How to Win Friends & Influence People the DBT Way

In a recent post I talked about using skills to get what we want and need without damaging our relationships with others. In DBT speak they are called Interpersonal Effectiveness Skills.

If you are anything like me, you were used to being independent. If no one did it for me, I did it for myself. Now I find myself in the position of asking for favors, asking for help. It is aggravating and depressing; yes? Yes! DBT has skills for getting what you want without alienating people and, just as importantly, saving your self-respect. None of us like to grovel or beg. Too old for that nonsense.

It’s time to learn skills to get us what we want without alienating people.

The acronym is DEARMAN. DBT has a lot of acronyms.

D is for describe. You describe the situation in nonjudgmental terms. Be objective. Good: “I have a visual impairment and I cannot read the menu board.” Not good: “How do you expect anyone to read that board? The print is too tiny!”

Describe the situation in nonjudgmental terms.

E is express feelings or opinions about the situation. Remember not to be judgmental. Good: “I really hate to inconvenience you…” Not good: “This place has no consideration for older people!”

Express feelings or opinions about the situation in nonjudgmental terms.

A is for assert wishes in a clear, concise and assertive manner. Good: “Could you please read today’s specials to me?” Not good: “Read me that damn special right now!”  Remember assertiveness and aggression are not the same thing.

Assert wishes in a clear, concise and assertive manner.

R is for reinforce your request, and more importantly, their compliance. Good: “Thank you so much. I really appreciate the help.” Not good: “Well, amazing! You can read.”

Reinforce your request and their compliance.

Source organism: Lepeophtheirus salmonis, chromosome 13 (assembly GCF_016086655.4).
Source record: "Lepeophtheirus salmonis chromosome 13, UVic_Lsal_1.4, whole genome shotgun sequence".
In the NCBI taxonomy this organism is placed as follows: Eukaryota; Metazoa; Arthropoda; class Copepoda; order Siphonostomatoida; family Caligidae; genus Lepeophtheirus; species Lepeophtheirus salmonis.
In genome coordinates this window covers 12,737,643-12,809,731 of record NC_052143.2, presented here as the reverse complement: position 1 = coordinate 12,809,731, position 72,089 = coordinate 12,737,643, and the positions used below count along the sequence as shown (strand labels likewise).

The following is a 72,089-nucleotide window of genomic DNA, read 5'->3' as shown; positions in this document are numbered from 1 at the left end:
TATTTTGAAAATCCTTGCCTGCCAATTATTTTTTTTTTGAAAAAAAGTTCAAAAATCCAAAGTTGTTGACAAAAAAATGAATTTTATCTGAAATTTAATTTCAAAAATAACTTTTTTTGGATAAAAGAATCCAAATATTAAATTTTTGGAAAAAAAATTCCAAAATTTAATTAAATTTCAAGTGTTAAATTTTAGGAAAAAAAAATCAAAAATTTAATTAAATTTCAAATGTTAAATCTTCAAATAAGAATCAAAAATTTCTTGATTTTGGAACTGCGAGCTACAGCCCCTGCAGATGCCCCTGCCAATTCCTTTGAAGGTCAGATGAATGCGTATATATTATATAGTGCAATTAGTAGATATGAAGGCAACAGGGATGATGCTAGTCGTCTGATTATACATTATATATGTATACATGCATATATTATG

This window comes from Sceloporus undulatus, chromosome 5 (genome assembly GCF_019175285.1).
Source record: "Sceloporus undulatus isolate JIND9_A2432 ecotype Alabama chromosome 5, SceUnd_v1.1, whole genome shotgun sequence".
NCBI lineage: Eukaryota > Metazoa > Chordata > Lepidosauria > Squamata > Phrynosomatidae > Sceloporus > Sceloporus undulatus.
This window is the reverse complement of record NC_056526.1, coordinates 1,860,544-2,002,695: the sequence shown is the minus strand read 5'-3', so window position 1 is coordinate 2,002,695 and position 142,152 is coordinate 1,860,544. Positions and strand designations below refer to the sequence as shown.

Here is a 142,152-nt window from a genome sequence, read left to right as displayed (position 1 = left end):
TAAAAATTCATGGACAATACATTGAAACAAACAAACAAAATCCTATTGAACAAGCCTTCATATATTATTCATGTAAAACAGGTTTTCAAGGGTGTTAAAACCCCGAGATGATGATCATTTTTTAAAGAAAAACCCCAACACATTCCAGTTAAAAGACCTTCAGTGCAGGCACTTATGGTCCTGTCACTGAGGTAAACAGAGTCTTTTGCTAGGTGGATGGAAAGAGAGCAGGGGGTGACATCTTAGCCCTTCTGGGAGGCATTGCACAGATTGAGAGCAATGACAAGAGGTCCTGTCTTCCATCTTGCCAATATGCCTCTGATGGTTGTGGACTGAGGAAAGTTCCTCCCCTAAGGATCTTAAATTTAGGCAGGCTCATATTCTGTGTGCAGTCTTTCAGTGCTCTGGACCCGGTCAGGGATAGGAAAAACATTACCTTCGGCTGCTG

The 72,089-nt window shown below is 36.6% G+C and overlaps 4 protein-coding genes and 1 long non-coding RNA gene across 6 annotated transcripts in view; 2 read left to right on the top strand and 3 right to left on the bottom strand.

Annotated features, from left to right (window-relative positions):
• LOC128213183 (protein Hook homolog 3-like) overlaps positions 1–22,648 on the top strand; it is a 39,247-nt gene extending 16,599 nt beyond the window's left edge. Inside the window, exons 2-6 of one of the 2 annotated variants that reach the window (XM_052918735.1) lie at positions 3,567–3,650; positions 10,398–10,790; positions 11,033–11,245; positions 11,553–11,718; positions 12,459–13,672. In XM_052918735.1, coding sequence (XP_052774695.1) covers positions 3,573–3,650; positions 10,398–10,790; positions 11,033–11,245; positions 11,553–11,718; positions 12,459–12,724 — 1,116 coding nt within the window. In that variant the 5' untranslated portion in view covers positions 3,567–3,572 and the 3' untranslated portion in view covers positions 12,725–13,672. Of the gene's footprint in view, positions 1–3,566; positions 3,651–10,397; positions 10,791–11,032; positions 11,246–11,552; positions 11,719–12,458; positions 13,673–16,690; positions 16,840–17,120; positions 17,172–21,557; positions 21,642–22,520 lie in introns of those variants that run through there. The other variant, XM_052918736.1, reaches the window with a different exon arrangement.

M is for mindfulness. Stay focused. Don’t get sidetracked. Good: “I would be happy to let you seat me after I know the special.” Not good: “Seat me next to the window. Get me a coffee….WHAT is the special???? I don’t like THAT!”

Stay focused, don’t get sidetracked.

A is for appearing confident. Believe you will get what you are asking for. Convey that you deserve respect. Good: use a strong voice. Not good: Mutter, stammer.

Appear confident.

N is for negotiate. In order to get, you have to be ready to give. Good: “Do you have a comment box at this restaurant? I always like to let management know when I get good service.” Not good: “Do it. It is your job to wait on me!”

Negotiate and remember that in order to get you have to be ready to give.

DBT also promotes persistence. That is calm, goal-directed persistence. It is called the broken record technique. “I would like you to read the special to me…please read the special to me…could you read the special to me….what is the special?”

Be persistent but calm.

I found a quote a while back: “Rudeness is the weak man’s imitation of strength.” -Eric Hoffer. Remember that. Remember it not only when you are frustrated and want to be rude but when someone is rude to you. There are days that this vision loss gets to you big time. There are days you run into seemingly every idiot in the world. Mark Twain said: “Never argue with a fool. Onlookers may not be able to tell the difference.” Don’t engage with people who are rude or simply trying to get your goat (and exactly where did THAT expression come from?). Not engaging is a show of strength. Engaging gives the idiots power. There are ways of asking for help, getting it and still maintain self-respect. DBT calls them Interpersonal Effectiveness.

Don’t engage with people who are rude, engaging gives the idiots power.

Next: Mind Weeds

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